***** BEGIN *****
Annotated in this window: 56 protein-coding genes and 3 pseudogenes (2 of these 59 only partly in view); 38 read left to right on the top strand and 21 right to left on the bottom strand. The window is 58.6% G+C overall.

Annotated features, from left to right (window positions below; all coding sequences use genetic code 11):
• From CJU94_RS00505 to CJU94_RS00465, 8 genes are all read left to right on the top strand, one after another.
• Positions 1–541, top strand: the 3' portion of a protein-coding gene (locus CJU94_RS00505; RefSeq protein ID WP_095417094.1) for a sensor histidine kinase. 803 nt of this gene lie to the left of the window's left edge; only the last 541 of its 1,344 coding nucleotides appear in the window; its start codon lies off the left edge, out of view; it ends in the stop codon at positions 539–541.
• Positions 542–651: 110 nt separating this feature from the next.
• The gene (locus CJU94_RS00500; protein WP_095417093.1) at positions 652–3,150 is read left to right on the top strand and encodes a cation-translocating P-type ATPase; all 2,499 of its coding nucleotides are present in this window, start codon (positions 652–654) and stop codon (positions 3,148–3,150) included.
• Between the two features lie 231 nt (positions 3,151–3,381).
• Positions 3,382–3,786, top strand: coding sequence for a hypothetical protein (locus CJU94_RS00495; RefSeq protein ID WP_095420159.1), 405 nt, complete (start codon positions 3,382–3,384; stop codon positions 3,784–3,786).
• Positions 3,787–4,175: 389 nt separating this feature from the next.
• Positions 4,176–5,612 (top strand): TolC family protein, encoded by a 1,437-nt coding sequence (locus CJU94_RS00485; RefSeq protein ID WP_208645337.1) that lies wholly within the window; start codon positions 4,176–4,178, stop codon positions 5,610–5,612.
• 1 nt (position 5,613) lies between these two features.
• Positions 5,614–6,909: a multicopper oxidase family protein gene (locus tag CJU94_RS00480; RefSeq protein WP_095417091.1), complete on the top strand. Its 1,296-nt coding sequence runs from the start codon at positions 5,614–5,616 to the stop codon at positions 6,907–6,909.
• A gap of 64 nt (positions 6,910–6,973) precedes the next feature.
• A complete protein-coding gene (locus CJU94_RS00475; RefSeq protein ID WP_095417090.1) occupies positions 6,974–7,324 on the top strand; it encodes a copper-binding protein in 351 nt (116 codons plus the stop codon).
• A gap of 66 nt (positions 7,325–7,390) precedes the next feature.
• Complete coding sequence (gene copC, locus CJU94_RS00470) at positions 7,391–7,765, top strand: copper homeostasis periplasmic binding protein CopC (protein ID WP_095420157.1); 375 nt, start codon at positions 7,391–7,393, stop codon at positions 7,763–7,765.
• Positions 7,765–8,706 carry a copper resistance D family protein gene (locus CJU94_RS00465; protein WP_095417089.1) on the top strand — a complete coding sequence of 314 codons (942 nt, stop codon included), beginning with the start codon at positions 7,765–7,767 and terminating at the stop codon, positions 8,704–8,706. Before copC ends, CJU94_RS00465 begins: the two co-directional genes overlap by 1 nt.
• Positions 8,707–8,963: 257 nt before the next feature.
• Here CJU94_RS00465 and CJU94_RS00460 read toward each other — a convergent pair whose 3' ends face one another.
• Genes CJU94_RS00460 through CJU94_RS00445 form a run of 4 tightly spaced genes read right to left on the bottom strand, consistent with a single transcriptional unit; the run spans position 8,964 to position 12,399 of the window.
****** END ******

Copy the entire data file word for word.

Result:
Annotated in this window: 56 protein-coding genes and 3 pseudogenes (2 of these 59 only partly in view); 38 read left to right on the top strand and 21 right to left on the bottom strand. The window is 58.6% G+C overall.

Annotated features, from left to right (window positions below; all coding sequences use genetic code 11):
• From CJU94_RS00505 to CJU94_RS00465, 8 genes are all read left to right on the top strand, one after another.
• Positions 1–541, top strand: the 3' portion of a protein-coding gene (locus CJU94_RS00505; RefSeq protein ID WP_095417094.1) for a sensor histidine kinase. 803 nt of this gene lie to the left of the window's left edge; only the last 541 of its 1,344 coding nucleotides appear in the window; its start codon lies off the left edge, out of view; it ends in the stop codon at positions 539–541.
• Positions 542–651: 110 nt separating this feature from the next.
• The gene (locus CJU94_RS00500; protein WP_095417093.1) at positions 652–3,150 is read left to right on the top strand and encodes a cation-translocating P-type ATPase; all 2,499 of its coding nucleotides are present in this window, start codon (positions 652–654) and stop codon (positions 3,148–3,150) included.
• Between the two features lie 231 nt (positions 3,151–3,381).
• Positions 3,382–3,786, top strand: coding sequence for a hypothetical protein (locus CJU94_RS00495; RefSeq protein ID WP_095420159.1), 405 nt, complete (start codon positions 3,382–3,384; stop codon positions 3,784–3,786).
• Positions 3,787–4,175: 389 nt separating this feature from the next.
• Positions 4,176–5,612 (top strand): TolC family protein, encoded by a 1,437-nt coding sequence (locus CJU94_RS00485; RefSeq protein ID WP_208645337.1) that lies wholly within the window; start codon positions 4,176–4,178, stop codon positions 5,610–5,612.
• 1 nt (position 5,613) lies between these two features.
• Positions 5,614–6,909: a multicopper oxidase family protein gene (locus tag CJU94_RS00480; RefSeq protein WP_095417091.1), complete on the top strand. Its 1,296-nt coding sequence runs from the start codon at positions 5,614–5,616 to the stop codon at positions 6,907–6,909.
• A gap of 64 nt (positions 6,910–6,973) precedes the next feature.
• A complete protein-coding gene (locus CJU94_RS00475; RefSeq protein ID WP_095417090.1) occupies positions 6,974–7,324 on the top strand; it encodes a copper-binding protein in 351 nt (116 codons plus the stop codon).
• A gap of 66 nt (positions 7,325–7,390) precedes the next feature.
• Complete coding sequence (gene copC, locus CJU94_RS00470) at positions 7,391–7,765, top strand: copper homeostasis periplasmic binding protein CopC (protein ID WP_095420157.1); 375 nt, start codon at positions 7,391–7,393, stop codon at positions 7,763–7,765.
• Positions 7,765–8,706 carry a copper resistance D family protein gene (locus CJU94_RS00465; protein WP_095417089.1) on the top strand — a complete coding sequence of 314 codons (942 nt, stop codon included), beginning with the start codon at positions 7,765–7,767 and terminating at the stop codon, positions 8,704–8,706. Before copC ends, CJU94_RS00465 begins: the two co-directional genes overlap by 1 nt.
• Positions 8,707–8,963: 257 nt before the next feature.
• Here CJU94_RS00465 and CJU94_RS00460 read toward each other — a convergent pair whose 3' ends face one another.
• Genes CJU94_RS00460 through CJU94_RS00445 form a run of 4 tightly spaced genes read right to left on the bottom strand, consistent with a single transcriptional unit; the run spans position 8,964 to position 12,399 of the window.